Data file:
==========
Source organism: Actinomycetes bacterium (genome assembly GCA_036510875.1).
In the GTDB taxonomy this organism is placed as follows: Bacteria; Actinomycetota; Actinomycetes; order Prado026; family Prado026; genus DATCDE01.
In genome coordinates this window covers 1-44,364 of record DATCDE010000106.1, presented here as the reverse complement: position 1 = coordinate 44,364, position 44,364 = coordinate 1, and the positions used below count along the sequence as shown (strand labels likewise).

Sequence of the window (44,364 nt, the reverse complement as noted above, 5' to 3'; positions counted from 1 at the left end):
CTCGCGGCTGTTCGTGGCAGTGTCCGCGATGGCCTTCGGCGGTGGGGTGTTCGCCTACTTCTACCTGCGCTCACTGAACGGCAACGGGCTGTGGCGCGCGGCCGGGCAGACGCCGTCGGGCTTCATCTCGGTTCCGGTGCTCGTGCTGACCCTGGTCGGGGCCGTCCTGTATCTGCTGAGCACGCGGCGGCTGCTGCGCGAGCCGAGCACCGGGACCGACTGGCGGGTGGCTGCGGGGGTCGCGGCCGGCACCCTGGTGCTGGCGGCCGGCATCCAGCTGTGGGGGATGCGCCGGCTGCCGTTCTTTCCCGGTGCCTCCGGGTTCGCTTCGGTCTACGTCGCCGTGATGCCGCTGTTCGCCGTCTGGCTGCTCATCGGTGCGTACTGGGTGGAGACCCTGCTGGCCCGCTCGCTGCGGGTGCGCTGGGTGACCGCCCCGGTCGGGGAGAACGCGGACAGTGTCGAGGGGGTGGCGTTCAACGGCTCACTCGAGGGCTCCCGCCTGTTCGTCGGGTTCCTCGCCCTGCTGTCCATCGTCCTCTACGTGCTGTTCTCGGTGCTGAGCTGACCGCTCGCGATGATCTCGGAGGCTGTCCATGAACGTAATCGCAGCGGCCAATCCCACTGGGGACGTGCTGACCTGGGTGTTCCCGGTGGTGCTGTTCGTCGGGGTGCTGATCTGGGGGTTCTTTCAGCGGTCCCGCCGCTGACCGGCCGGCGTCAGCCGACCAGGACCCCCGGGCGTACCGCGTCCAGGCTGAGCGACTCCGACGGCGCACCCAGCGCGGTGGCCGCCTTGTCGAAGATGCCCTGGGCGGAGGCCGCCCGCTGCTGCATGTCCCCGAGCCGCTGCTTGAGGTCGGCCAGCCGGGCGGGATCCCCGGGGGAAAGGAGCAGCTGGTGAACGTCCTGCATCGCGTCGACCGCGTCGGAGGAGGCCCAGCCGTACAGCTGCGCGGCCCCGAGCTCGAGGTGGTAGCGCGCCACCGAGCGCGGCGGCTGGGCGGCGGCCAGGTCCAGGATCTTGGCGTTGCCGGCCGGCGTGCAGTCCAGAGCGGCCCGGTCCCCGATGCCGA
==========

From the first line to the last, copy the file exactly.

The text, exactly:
Source organism: Actinomycetes bacterium (genome assembly GCA_036510875.1).
In the GTDB taxonomy this organism is placed as follows: Bacteria; Actinomycetota; Actinomycetes; order Prado026; family Prado026; genus DATCDE01.
In genome coordinates this window covers 1-44,364 of record DATCDE010000106.1, presented here as the reverse complement: position 1 = coordinate 44,364, position 44,364 = coordinate 1, and the positions used below count along the sequence as shown (strand labels likewise).

Sequence of the window (44,364 nt, the reverse complement as noted above, 5' to 3'; positions counted from 1 at the left end):
CTCGCGGCTGTTCGTGGCAGTGTCCGCGATGGCCTTCGGCGGTGGGGTGTTCGCCTACTTCTACCTGCGCTCACTGAACGGCAACGGGCTGTGGCGCGCGGCCGGGCAGACGCCGTCGGGCTTCATCTCGGTTCCGGTGCTCGTGCTGACCCTGGTCGGGGCCGTCCTGTATCTGCTGAGCACGCGGCGGCTGCTGCGCGAGCCGAGCACCGGGACCGACTGGCGGGTGGCTGCGGGGGTCGCGGCCGGCACCCTGGTGCTGGCGGCCGGCATCCAGCTGTGGGGGATGCGCCGGCTGCCGTTCTTTCCCGGTGCCTCCGGGTTCGCTTCGGTCTACGTCGCCGTGATGCCGCTGTTCGCCGTCTGGCTGCTCATCGGTGCGTACTGGGTGGAGACCCTGCTGGCCCGCTCGCTGCGGGTGCGCTGGGTGACCGCCCCGGTCGGGGAGAACGCGGACAGTGTCGAGGGGGTGGCGTTCAACGGCTCACTCGAGGGCTCCCGCCTGTTCGTCGGGTTCCTCGCCCTGCTGTCCATCGTCCTCTACGTGCTGTTCTCGGTGCTGAGCTGACCGCTCGCGATGATCTCGGAGGCTGTCCATGAACGTAATCGCAGCGGCCAATCCCACTGGGGACGTGCTGACCTGGGTGTTCCCGGTGGTGCTGTTCGTCGGGGTGCTGATCTGGGGGTTCTTTCAGCGGTCCCGCCGCTGACCGGCCGGCGTCAGCCGACCAGGACCCCCGGGCGTACCGCGTCCAGGCTGAGCGACTCCGACGGCGCACCCAGCGCGGTGGCCGCCTTGTCGAAGATGCCCTGGGCGGAGGCCGCCCGCTGCTGCATGTCCCCGAGCCGCTGCTTGAGGTCGGCCAGCCGGGCGGGATCCCCGGGGGAAAGGAGCAGCTGGTGAACGTCCTGCATCGCGTCGACCGCGTCGGAGGAGGCCCAGCCGTACAGCTGCGCGGCCCCGAGCTCGAGGTGGTAGCGCGCCACCGAGCGCGGCGGCTGGGCGGCGGCCAGGTCCAGGATCTTGGCGTTGCCGGCCGGCGTGCAGTCCAGAGCGGCCCGGTCCCCGATGCCGA